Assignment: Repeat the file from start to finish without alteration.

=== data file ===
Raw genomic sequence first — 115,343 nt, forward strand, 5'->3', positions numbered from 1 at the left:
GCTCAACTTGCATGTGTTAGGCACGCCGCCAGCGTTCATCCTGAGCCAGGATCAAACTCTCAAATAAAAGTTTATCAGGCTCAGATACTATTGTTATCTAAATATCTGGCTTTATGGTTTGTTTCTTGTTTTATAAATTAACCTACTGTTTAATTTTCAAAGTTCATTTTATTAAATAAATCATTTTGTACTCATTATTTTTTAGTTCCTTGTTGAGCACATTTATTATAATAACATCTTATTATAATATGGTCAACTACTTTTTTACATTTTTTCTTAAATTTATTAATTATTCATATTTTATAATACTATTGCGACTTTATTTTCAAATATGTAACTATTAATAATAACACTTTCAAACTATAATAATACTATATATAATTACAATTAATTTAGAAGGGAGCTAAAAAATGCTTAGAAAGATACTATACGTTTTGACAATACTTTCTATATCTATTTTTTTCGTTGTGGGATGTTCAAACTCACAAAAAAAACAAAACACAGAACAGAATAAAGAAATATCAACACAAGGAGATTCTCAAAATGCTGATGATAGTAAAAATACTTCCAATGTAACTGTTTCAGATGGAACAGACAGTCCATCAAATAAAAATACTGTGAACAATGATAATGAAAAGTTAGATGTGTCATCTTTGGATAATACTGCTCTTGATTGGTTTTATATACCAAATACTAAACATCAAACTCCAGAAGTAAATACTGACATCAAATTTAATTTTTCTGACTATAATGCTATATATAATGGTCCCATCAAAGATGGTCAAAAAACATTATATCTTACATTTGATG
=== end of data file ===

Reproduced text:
Raw genomic sequence first — 115,343 nt, forward strand, 5'->3', positions numbered from 1 at the left:
GCTCAACTTGCATGTGTTAGGCACGCCGCCAGCGTTCATCCTGAGCCAGGATCAAACTCTCAAATAAAAGTTTATCAGGCTCAGATACTATTGTTATCTAAATATCTGGCTTTATGGTTTGTTTCTTGTTTTATAAATTAACCTACTGTTTAATTTTCAAAGTTCATTTTATTAAATAAATCATTTTGTACTCATTATTTTTTAGTTCCTTGTTGAGCACATTTATTATAATAACATCTTATTATAATATGGTCAACTACTTTTTTACATTTTTTCTTAAATTTATTAATTATTCATATTTTATAATACTATTGCGACTTTATTTTCAAATATGTAACTATTAATAATAACACTTTCAAACTATAATAATACTATATATAATTACAATTAATTTAGAAGGGAGCTAAAAAATGCTTAGAAAGATACTATACGTTTTGACAATACTTTCTATATCTATTTTTTTCGTTGTGGGATGTTCAAACTCACAAAAAAAACAAAACACAGAACAGAATAAAGAAATATCAACACAAGGAGATTCTCAAAATGCTGATGATAGTAAAAATACTTCCAATGTAACTGTTTCAGATGGAACAGACAGTCCATCAAATAAAAATACTGTGAACAATGATAATGAAAAGTTAGATGTGTCATCTTTGGATAATACTGCTCTTGATTGGTTTTATATACCAAATACTAAACATCAAACTCCAGAAGTAAATACTGACATCAAATTTAATTTTTCTGACTATAATGCTATATATAATGGTCCCATCAAAGATGGTCAAAAAACATTATATCTTACATTTGATG